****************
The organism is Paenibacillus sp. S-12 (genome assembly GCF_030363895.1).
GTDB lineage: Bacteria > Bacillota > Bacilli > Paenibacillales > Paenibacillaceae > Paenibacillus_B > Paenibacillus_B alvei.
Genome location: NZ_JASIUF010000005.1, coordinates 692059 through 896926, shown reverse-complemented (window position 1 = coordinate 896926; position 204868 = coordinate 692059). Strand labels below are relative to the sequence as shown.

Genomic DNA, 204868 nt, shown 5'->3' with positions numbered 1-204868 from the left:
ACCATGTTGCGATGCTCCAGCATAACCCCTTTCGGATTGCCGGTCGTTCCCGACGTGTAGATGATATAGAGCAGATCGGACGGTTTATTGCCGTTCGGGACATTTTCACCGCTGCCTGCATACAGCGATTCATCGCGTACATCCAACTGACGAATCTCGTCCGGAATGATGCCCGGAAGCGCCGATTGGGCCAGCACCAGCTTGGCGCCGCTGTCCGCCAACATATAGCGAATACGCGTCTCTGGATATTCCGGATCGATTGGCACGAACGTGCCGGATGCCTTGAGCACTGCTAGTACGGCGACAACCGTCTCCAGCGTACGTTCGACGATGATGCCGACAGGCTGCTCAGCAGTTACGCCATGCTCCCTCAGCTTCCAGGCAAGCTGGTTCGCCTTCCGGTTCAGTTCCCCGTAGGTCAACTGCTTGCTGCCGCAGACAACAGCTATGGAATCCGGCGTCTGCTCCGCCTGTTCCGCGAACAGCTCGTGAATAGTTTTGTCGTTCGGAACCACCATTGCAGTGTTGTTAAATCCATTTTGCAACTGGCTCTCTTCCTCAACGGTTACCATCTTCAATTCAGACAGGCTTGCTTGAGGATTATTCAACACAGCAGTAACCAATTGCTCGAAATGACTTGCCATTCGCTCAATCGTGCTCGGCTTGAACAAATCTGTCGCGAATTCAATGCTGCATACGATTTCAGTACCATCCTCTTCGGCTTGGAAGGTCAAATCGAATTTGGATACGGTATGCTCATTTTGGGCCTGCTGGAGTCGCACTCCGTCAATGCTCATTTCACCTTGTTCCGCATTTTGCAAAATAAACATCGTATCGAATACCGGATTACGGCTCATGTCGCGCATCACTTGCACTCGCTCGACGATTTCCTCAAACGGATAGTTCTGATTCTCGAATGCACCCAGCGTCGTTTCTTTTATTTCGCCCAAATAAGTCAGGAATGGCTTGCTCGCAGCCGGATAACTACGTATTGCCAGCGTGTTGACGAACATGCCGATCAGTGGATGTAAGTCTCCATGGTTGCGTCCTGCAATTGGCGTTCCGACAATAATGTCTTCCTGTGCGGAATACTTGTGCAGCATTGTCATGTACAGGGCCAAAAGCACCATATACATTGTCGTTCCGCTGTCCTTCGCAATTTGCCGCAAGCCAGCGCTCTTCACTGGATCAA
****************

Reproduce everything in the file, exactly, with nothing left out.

The organism is Paenibacillus sp. S-12 (genome assembly GCF_030363895.1).
GTDB lineage: Bacteria > Bacillota > Bacilli > Paenibacillales > Paenibacillaceae > Paenibacillus_B > Paenibacillus_B alvei.
Genome location: NZ_JASIUF010000005.1, coordinates 692059 through 896926, shown reverse-complemented (window position 1 = coordinate 896926; position 204868 = coordinate 692059). Strand labels below are relative to the sequence as shown.

Genomic DNA, 204868 nt, shown 5'->3' with positions numbered 1-204868 from the left:
ACCATGTTGCGATGCTCCAGCATAACCCCTTTCGGATTGCCGGTCGTTCCCGACGTGTAGATGATATAGAGCAGATCGGACGGTTTATTGCCGTTCGGGACATTTTCACCGCTGCCTGCATACAGCGATTCATCGCGTACATCCAACTGACGAATCTCGTCCGGAATGATGCCCGGAAGCGCCGATTGGGCCAGCACCAGCTTGGCGCCGCTGTCCGCCAACATATAGCGAATACGCGTCTCTGGATATTCCGGATCGATTGGCACGAACGTGCCGGATGCCTTGAGCACTGCTAGTACGGCGACAACCGTCTCCAGCGTACGTTCGACGATGATGCCGACAGGCTGCTCAGCAGTTACGCCATGCTCCCTCAGCTTCCAGGCAAGCTGGTTCGCCTTCCGGTTCAGTTCCCCGTAGGTCAACTGCTTGCTGCCGCAGACAACAGCTATGGAATCCGGCGTCTGCTCCGCCTGTTCCGCGAACAGCTCGTGAATAGTTTTGTCGTTCGGAACCACCATTGCAGTGTTGTTAAATCCATTTTGCAACTGGCTCTCTTCCTCAACGGTTACCATCTTCAATTCAGACAGGCTTGCTTGAGGATTATTCAACACAGCAGTAACCAATTGCTCGAAATGACTTGCCATTCGCTCAATCGTGCTCGGCTTGAACAAATCTGTCGCGAATTCAATGCTGCATACGATTTCAGTACCATCCTCTTCGGCTTGGAAGGTCAAATCGAATTTGGATACGGTATGCTCATTTTGGGCCTGCTGGAGTCGCACTCCGTCAATGCTCATTTCACCTTGTTCCGCATTTTGCAAAATAAACATCGTATCGAATACCGGATTACGGCTCATGTCGCGCATCACTTGCACTCGCTCGACGATTTCCTCAAACGGATAGTTCTGATTCTCGAATGCACCCAGCGTCGTTTCTTTTATTTCGCCCAAATAAGTCAGGAATGGCTTGCTCGCAGCCGGATAACTACGTATTGCCAGCGTGTTGACGAACATGCCGATCAGTGGATGTAAGTCTCCATGGTTGCGTCCTGCAATTGGCGTTCCGACAATAATGTCTTCCTGTGCGGAATACTTGTGCAGCATTGTCATGTACAGGGCCAAAAGCACCATATACATTGTCGTTCCGCTGTCCTTCGCAATTTGCCGCAAGCCAGCGCTCTTCACTGGATCAA